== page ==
In 2005, the United Nations decided that the third Thursday of every November would henceforth be celebrated as World Philosophy Day. Well, ‘decided’ isn’t the right word here. What actually happened was a ‘proclamation’.

To quote the official document: “At the request of the Kingdom of Morocco, an item on the proclamation of a World Philosophy Day was included in the agenda of the 171st session of the Executive Board and was examined together with the feasibility study prepared by the Secretariat in that regard”. Proclamations, kingdoms and executive boards: are anyone else’s eyes glazing over? This, in a way, is the problem with how philosophy is perceived by both educators and students.

If you’re looking to feed vitamins to a child, you may have to make them believe it’s actually sugary junk food. If you’re Tom Sawyer trying to get someone else to paint the fence, you’ll have to make them believe that fence-painting is the most gratifying thing a 12-year-old can do (The Adventures of Tom Sawyer by Mark Twain). Remember that scene from How I Met Your Mother where Barney (Neil Patrick Harris) demonstrates that anything said in “chant mode” by a large group of people sounds feel-good and uplifting? It’s the same principle, basically (which is also the reason why a How I Met Your Mother reference was smuggled into an article about philosophy).

Here, then, are some comic books, webcomics and one truly special Twitter account that teach you the basics of philosophy — and the lives of iconic philosophers — in a manner that’s not just accessible but also hilarious.

Action Philosophers!

The first title on my list is Action Philosophers! by Fred Van Lente and Ryan Dunlavey. This series, published by Dark Horse, presents some of the most influential philosophers of all time, from Plato to Bodhidharma to Freud, as characters in a typical American action comics title.

The series has two primary strengths. The first is its affectionate, over-the-top parody of action comics. This works because Van Lente and Dunlavey have clearly grown up on a steady diet of these books. The punches land with comical intensity, the speech bubbles are lovingly cartoonish and the overall joie de vivre of a kicks-and-punches caper is captured to a T. The other great thing is the high premium on factual accuracy: behind all the nudge-winks and the belly-whopping laughs is a deadly serious commitment to the truth. Van Lente and Dunlavey created a disclaimer in the very first issue: if any readers were to notice a factual error, they could send the publishers a citation-backed note about it.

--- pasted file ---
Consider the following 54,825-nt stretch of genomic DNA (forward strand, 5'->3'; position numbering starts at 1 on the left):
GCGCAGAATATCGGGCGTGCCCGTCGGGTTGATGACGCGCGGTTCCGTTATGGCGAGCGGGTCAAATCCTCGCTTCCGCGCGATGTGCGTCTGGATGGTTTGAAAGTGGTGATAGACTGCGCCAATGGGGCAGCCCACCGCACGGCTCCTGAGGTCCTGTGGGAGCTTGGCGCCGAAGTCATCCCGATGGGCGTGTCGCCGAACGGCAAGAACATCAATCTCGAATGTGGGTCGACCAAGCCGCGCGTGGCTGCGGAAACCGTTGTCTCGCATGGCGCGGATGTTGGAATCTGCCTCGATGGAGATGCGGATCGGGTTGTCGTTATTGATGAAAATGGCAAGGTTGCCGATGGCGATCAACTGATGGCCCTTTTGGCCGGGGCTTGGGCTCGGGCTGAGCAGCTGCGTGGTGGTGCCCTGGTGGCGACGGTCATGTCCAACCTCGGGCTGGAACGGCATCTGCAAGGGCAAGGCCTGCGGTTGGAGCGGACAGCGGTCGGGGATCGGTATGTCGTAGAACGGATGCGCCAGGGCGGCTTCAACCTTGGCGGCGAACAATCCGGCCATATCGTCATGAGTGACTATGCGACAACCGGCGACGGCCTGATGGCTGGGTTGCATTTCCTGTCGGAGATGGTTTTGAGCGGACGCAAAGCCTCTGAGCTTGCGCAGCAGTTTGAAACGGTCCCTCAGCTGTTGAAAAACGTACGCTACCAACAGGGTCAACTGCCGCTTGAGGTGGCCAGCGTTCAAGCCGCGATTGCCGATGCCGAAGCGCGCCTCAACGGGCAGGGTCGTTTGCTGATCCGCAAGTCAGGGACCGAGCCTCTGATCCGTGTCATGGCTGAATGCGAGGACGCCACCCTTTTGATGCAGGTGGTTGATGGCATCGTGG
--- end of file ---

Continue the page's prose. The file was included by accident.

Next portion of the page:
Both strengths converge in constantly surprising ways. Consider the first issue. The cover features Plato, drawn with purple skin, a la Devil Hulk. The Plato-Hulk is drawn mid-flight, as he is about to smash (“Plato SMASH!”) his opponent in a wrestling ring. We learn that he became named Plato because the word means ‘broad’; Plato had really broad shoulders in his youth and was an amateur wrestler of some prominence. After he could not qualify as an Olympics wrestler, he “got into the philosophy racket” on the advice of his friend the Oracle of Delphi (drawn hilariously as an anonymous telemarketer, peddling prophecies for four dollars a minute), who told him to go see a man called Socrates.

This is the kind of factoid that will never fail to get a chuckle out of discerning readers: Nelson Mandela was an amateur boxer, David Foster Wallace was a nationally ranked age-group tennis player, Albert Camus was an avid junior-level footballer and so on.

And let’s face it, who wouldn’t want to read an “All-Sex Special” featuring “the hard-drinkin’ hard-lovin’ Saint Augustine” and “Ayn Rand’s non-Objectivist love affair”?

Existential Comics

Existential Comics is written and drawn by Cory Mohler, a former software professional. Using modern-day pop culture references, meme culture jokes and a healthy dose of old-fashioned scepticism, Mohler cuts through the academic jargon and delivers the juiciest bits from the teachings of Nietzsche, Sartre, De Beauvoir, Wollstonecraft… all the way to modern-day biggies like Christopher Hitchens (whom he skewered memorably)